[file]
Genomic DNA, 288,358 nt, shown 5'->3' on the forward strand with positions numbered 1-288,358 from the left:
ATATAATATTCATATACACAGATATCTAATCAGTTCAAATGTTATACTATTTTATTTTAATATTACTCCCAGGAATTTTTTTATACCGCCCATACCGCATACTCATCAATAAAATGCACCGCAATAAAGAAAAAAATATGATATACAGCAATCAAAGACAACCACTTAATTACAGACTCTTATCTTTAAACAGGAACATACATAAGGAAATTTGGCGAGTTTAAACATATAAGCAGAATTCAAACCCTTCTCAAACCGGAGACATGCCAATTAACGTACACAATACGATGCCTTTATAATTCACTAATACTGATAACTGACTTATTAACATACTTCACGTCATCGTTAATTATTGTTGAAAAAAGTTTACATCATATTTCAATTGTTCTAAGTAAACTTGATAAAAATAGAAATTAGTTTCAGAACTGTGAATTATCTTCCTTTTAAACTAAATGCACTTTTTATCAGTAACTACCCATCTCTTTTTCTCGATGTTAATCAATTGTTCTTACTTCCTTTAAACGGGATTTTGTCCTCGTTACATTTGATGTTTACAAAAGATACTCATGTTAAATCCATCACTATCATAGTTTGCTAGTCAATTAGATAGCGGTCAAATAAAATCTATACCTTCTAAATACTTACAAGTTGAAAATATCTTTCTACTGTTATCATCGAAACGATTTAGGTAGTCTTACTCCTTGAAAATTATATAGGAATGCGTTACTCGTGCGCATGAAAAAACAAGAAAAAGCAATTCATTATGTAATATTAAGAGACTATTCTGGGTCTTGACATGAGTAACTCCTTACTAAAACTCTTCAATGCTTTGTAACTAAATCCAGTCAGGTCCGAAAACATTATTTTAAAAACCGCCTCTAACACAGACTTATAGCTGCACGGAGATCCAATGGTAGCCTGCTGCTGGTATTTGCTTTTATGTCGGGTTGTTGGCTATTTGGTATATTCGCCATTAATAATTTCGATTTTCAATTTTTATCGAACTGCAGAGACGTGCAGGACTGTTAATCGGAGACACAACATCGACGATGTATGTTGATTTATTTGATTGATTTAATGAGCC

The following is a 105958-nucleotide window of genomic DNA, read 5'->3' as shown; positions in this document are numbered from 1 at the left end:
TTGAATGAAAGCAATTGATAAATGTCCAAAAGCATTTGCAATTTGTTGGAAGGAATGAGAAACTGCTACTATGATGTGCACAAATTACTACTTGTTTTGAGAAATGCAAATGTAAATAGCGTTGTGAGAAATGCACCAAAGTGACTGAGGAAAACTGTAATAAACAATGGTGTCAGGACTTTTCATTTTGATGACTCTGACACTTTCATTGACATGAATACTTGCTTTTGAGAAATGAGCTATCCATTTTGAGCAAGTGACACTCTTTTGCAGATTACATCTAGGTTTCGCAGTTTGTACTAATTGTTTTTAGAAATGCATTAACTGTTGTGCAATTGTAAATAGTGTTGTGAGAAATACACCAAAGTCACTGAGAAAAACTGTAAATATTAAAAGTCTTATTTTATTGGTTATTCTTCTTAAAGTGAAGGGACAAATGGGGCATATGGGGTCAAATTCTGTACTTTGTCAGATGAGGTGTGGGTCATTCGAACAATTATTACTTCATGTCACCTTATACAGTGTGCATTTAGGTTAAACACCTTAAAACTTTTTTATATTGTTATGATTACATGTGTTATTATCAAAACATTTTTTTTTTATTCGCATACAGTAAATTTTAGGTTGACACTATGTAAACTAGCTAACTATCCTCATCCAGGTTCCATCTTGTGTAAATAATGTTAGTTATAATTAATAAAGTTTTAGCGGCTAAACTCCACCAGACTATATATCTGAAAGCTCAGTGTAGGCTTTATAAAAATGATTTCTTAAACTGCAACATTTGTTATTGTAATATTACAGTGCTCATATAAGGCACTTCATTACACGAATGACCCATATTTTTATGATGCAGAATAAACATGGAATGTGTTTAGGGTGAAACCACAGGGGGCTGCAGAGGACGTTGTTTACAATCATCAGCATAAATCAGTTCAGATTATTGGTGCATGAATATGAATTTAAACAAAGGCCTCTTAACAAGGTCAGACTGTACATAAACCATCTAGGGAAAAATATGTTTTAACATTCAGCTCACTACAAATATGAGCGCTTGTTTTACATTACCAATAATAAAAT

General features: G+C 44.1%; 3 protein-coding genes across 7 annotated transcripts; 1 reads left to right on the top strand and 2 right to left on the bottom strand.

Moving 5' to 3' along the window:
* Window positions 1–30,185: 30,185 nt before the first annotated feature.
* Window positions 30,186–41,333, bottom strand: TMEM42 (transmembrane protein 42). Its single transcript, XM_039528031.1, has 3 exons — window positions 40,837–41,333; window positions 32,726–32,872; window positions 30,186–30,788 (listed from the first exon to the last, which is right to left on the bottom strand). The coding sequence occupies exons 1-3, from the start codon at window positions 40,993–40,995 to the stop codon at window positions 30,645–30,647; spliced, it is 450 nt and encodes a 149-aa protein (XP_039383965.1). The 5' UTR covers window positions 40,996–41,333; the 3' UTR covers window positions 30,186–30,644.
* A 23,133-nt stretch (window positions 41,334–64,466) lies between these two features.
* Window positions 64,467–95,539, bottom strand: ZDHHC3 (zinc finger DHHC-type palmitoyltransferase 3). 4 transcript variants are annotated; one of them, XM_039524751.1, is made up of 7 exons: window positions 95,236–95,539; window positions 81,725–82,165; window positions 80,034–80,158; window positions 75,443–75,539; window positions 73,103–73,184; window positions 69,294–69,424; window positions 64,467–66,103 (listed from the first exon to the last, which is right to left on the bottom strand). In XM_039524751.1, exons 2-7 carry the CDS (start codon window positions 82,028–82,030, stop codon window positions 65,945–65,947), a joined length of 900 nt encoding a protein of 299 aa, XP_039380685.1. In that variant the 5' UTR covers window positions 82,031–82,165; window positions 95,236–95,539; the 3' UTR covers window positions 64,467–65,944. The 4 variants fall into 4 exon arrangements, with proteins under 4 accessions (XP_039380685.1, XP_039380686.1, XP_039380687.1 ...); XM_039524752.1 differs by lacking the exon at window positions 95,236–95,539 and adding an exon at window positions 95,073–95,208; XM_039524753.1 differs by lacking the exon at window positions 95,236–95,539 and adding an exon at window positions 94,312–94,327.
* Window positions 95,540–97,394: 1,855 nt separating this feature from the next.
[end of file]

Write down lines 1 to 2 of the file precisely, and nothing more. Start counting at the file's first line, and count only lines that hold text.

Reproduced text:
Genomic DNA, 288,358 nt, shown 5'->3' on the forward strand with positions numbered 1-288,358 from the left:
ATATAATATTCATATACACAGATATCTAATCAGTTCAAATGTTATACTATTTTATTTTAATATTACTCCCAGGAATTTTTTTATACCGCCCATACCGCATACTCATCAATAAAATGCACCGCAATAAAGAAAAAAATATGATATACAGCAATCAAAGACAACCACTTAATTACAGACTCTTATCTTTAAACAGGAACATACATAAGGAAATTTGGCGAGTTTAAACATATAAGCAGAATTCAAACCCTTCTCAAACCGGAGACATGCCAATTAACGTACACAATACGATGCCTTTATAATTCACTAATACTGATAACTGACTTATTAACATACTTCACGTCATCGTTAATTATTGTTGAAAAAAGTTTACATCATATTTCAATTGTTCTAAGTAAACTTGATAAAAATAGAAATTAGTTTCAGAACTGTGAATTATCTTCCTTTTAAACTAAATGCACTTTTTATCAGTAACTACCCATCTCTTTTTCTCGATGTTAATCAATTGTTCTTACTTCCTTTAAACGGGATTTTGTCCTCGTTACATTTGATGTTTACAAAAGATACTCATGTTAAATCCATCACTATCATAGTTTGCTAGTCAATTAGATAGCGGTCAAATAAAATCTATACCTTCTAAATACTTACAAGTTGAAAATATCTTTCTACTGTTATCATCGAAACGATTTAGGTAGTCTTACTCCTTGAAAATTATATAGGAATGCGTTACTCGTGCGCATGAAAAAACAAGAAAAAGCAATTCATTATGTAATATTAAGAGACTATTCTGGGTCTTGACATGAGTAACTCCTTACTAAAACTCTTCAATGCTTTGTAACTAAATCCAGTCAGGTCCGAAAACATTATTTTAAAAACCGCCTCTAACACAGACTTATAGCTGCACGGAGATCCAATGGTAGCCTGCTGCTGGTATTTGCTTTTATGTCGGGTTGTTGGCTATTTGGTATATTCGCCATTAATAATTTCGATTTTCAATTTTTATCGAACTGCAGAGACGTGCAGGACTGTTAATCGGAGACACAACATCGACGATGTATGTTGATTTATTTGATTGATTTAATGAGCC